When the job offer is signed and your start date is set, you can finally relax. You made it through the resumes, cover letters, interviews, and negotiations—the hard part is over!

Until your first day.

Whether it’s your first job or your fifth, the first few weeks of a new job can be completely overwhelming. Not only do you have to get used to a new team and boss, but you’re suddenly inundated with a whole slew of projects and assignments—and sometimes, with little to no training or guidance.

I recently made a big switch in my career—from management to marketing—and that feeling came sweeping over me like a tidal wave. All of a sudden, I had a list full of more projects than I thought I could possibly handle, with absolutely no on-the-job training. It was simply do or die. And I was bent on proving myself in my new role. As the hours become longer and the pressure more intense, I was on the verge of quitting.

A new job—whether it’s your very first out of college or a mid-career switch—can be overwhelming. There’s a lot to learn and an undeniable pressure to perform. As I learned to navigate my new role, there were a few pieces of advice I had to tell myself again and again. And you know what? They helped—and they might help you, too.


1. That Uncomfortable Feeling? It’s a Good Thing

You know what was really easy? My last job. I knew exactly what would happen each day, how to complete each assignment, and how to work with my boss and team. I sat down in my cube at 8:30 AM and left exactly at 5:30. It was a breeze. And I hated it.

Fast forward to my new job. I had absolutely no idea what I was doing. I was lost in a cloud of unfamiliar marketing jargon and processes. I’d get one assignment that was due in an hour, then immediately get two more that were due in 30 minutes—and had no idea how to start any of them. And, well, I hated it—in a different way.

It wasn’t that I didn’t like my new job responsibilities—I actually did. But I hadn’t struggled like this in a long time. My complacency had gotten me stuck in a rut where I wasn’t growing or feeling challenged.

According to career coach Steve Errey, “Discomfort means that you’re out there exploring. It means you’re in a place you haven’t been before; maybe you’re learning a skill for the first time that makes you feel clumsy or incompetent.”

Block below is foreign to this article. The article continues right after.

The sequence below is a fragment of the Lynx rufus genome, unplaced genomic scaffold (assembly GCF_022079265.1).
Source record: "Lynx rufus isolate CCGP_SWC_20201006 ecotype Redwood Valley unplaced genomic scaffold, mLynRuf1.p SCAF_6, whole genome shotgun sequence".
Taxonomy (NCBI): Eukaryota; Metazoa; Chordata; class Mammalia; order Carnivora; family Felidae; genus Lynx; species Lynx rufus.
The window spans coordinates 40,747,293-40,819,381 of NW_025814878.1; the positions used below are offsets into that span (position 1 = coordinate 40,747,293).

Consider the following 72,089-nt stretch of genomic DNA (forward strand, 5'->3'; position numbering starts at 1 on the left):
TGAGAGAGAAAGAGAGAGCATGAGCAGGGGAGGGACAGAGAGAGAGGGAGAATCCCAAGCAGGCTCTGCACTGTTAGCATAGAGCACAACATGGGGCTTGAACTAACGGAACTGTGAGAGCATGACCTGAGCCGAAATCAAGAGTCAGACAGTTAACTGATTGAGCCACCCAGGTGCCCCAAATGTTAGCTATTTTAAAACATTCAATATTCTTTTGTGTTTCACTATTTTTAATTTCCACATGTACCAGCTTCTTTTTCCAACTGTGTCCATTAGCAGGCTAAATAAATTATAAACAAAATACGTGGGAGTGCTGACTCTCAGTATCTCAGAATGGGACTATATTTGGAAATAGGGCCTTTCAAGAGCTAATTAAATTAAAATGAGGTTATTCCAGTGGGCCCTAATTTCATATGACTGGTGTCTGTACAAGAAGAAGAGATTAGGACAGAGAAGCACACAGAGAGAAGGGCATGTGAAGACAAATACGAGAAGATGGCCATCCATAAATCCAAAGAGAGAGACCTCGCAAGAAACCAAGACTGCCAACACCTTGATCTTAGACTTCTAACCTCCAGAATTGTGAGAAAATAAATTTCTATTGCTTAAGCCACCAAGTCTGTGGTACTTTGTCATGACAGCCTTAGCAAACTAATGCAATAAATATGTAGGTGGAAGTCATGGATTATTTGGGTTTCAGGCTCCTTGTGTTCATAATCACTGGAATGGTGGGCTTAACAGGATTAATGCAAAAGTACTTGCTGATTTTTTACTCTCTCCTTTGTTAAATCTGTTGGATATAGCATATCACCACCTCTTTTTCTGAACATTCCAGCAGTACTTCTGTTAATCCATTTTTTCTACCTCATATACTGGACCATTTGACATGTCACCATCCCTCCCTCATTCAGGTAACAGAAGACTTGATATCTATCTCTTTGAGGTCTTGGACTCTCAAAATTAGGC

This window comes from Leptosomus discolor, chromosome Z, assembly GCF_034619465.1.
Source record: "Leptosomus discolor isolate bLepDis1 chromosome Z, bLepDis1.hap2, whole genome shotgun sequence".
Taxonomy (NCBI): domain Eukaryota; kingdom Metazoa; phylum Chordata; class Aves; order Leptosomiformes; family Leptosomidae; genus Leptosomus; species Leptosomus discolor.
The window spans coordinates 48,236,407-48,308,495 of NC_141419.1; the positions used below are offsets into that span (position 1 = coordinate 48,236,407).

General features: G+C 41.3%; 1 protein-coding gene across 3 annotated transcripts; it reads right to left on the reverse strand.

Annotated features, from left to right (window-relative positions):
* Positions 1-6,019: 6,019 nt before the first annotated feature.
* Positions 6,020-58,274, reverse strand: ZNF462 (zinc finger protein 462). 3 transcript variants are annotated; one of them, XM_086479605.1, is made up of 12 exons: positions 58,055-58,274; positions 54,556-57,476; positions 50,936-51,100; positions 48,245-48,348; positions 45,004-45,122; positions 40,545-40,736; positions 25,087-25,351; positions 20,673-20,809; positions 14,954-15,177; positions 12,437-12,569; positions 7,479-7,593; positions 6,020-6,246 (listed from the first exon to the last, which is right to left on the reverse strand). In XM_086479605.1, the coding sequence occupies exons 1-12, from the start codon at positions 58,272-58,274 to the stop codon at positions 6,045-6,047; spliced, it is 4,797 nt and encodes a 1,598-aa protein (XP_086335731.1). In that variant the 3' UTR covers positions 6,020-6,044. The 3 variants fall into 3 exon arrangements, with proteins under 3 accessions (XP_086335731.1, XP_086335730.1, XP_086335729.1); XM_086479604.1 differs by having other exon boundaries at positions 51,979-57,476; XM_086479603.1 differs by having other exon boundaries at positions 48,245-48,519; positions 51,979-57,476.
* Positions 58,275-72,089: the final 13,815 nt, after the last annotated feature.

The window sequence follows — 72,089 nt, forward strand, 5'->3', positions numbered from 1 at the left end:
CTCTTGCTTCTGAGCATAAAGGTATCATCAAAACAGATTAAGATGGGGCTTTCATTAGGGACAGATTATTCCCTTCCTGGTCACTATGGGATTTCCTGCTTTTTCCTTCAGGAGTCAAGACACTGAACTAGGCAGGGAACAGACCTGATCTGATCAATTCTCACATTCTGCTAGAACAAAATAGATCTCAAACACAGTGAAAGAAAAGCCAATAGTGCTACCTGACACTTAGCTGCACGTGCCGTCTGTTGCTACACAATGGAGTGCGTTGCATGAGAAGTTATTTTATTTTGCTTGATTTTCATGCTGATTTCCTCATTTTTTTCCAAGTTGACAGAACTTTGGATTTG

It was true. No matter how much I was struggling in my new role, I knew I was growing infinitely more than I had been in my previous position. And I knew that, in the long run, that was a good thing.

2. It’s OK to Accept Help

My first few days at my new job, I got plenty of offers of help from my new teammates: “Hey, I love brainstorming, so if you ever want to talk over your ideas, let me know,” or “I was actually in charge of the newsletter a few months ago, so I can help you come up with story ideas if you want.”

But I tossed the offers aside, assuming they were probably too busy to actually follow through—or that they’d see me as incompetent if I actually took them up on them. I didn’t want to be the new girl who couldn’t handle herself in her new role.

As I become more overwhelmed though, I couldn’t help but wonder why I was ignoring the help that was so obviously at my fingertips.

So, eventually, I did go to my co-worker for a brainstorming session. And I asked the other teammate if she’d mind going over my newsletter stories. Not only did it give me a chance to bond with my new team, but it was the exact help that I needed. Why did I let my pride get in the way of that?

It’s tempting to want to prove that you can do it all on your own. But that overwhelmed feeling will go away much quicker when you take advantage of the resources around you.

3. It’ll Get Easier

As I struggled in my new job, I asked myself the same question over and over again: Is it too soon to quit?

However you look at it, the first few days (or weeks, if you’re like me) are probably going to be rough. You’re going to be unsure of your abilities, uncomfortable speaking up in meetings, and at a loss for how to handle your new boss. The days will be long as you try to get into a new routine, and you’ll stress every time you get an email from your boss about an assignment you just turned in.

And then—just like that—it’ll get easier. Just like it did at your last job, and the job before that. You’ll start to know the processes, you’ll learn what’s expected of you, and you’ll feel more confident in your deliverables—and that’s when you’ll really start to thrive.

Of course, you shouldn’t let yourself get so comfortable that you’re no longer growing (see section #1)—but know that you won’t feel so completely lost forever.

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